• SSH

          It’s actually Kiefer Sutherland (and not Keifer) and is pronounced Kee-fer or Kee-fa’. Kefir (the healthy yogurt drink) is pronounced Ke-feer as many already pointed here.

    • Leslie

      I found a “talking” pronunciation dictionary on line (just search “kefir pronunciation” and it turns out the correct pronunciation is “ke-FEER”

      • AJ

        I agree with Leslie. It’s an Arabic word and is pronounced with a short first kef (like the ef in heffer) syllable and a long eer like in sneer.

        • lora

          Actually back in Ukraine, that is how we pronounce it as well. Ke-feer. So when I hear every one including Dr.Oz saying Kee-fur, it makes me laugh… It also makes me laugh when people say things like “how long should it kefir for”

          • marcela

            That is how we pronounce it in Slovakia too ,Ke-feer.

      • Florisabel Castillo

        I love KEFIR! and thank goodness in Spanish you read it like you write it. But yeah, the word is actually Arabic in its origin cause the grains were first given to the Tibetan monks by the prophet Mohammed. I am blessed to have the original grains from Russia and I don’t think there’s anything quite like it out there. Keep on Ke-fir-ing!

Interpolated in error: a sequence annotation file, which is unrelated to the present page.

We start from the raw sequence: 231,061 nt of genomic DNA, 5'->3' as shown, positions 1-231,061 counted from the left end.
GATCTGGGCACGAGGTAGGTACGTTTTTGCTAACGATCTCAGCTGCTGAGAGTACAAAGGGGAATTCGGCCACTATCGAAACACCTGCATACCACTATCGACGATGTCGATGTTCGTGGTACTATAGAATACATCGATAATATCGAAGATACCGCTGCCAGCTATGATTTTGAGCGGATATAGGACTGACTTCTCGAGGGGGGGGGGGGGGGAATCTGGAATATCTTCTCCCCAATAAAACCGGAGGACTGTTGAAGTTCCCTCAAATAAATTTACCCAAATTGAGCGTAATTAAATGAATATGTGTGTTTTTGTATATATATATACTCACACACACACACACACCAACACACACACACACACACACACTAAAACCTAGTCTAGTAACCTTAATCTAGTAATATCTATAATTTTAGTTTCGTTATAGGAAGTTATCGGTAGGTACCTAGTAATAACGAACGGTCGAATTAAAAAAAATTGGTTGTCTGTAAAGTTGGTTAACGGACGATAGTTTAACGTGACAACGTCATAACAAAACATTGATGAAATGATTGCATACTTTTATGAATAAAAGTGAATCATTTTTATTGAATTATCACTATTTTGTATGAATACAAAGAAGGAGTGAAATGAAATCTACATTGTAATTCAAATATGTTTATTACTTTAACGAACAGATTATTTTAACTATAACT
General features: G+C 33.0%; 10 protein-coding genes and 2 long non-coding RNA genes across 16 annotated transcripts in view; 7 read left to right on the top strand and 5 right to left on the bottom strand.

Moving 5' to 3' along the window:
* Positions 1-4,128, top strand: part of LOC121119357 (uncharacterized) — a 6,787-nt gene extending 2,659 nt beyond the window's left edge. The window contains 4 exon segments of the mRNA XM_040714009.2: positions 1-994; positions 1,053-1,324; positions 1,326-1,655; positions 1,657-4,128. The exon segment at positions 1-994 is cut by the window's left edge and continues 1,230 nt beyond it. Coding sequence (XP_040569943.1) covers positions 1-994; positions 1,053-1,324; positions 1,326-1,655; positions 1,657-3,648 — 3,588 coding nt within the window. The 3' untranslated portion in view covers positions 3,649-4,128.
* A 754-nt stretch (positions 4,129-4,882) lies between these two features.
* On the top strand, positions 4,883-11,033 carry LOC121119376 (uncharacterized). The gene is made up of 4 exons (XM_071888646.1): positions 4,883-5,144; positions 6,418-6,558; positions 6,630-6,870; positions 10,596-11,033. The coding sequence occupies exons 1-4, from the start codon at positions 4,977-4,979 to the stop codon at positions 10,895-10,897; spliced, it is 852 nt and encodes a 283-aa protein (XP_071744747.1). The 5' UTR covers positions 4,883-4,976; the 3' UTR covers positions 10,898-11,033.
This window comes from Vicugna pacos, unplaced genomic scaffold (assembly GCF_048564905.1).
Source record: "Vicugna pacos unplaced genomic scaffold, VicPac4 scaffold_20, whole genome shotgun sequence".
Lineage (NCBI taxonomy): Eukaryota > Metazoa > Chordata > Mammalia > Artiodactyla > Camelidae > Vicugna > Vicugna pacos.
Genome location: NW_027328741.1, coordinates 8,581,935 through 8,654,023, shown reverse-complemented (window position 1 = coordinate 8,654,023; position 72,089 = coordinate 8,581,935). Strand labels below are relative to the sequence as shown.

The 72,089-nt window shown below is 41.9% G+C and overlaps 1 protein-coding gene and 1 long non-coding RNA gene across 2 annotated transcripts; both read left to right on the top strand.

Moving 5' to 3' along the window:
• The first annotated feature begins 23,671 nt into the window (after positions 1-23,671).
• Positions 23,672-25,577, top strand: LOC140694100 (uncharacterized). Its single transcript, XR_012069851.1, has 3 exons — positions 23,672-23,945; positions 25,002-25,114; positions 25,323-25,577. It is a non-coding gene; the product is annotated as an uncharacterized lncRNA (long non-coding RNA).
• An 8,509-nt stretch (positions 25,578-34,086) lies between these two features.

• Becca

          I really want to try making my own kefir, it sounds like it’s just what I need to get my gut back to health. I live in the UK (Edinburgh) and was wondering if anyone in the UK knows where I gan get kefir grains or if anyone had any to spare? Many thanks.

          • Rona

            Hi Becca, I live in Fife and I got mine from E-bay and have been making it for about a year now and I love it. as you know we can’t buy raw milk in the uk as it’s illegal so I use organic full fat. I am diabetic and on a high fat low carb no sugar diet and no more than 40g carbs a day and I have never felt this good in my 60 years, I don’t do meds and kefir doesn’t spike me, I have it in the morning when I get up I like it run through my blender with peanut butter and a bit of sweetener it’s very nice. I am thinking about maybe having it at bedtime too it might be more beneficial at bedtime. My daughter has had a lot of auto immune problems IBS, Alopecia raynauds to name a few she drinks a lot of kefir and her hair has started to grow back and her IBS has gone. Hope you get some you will love it.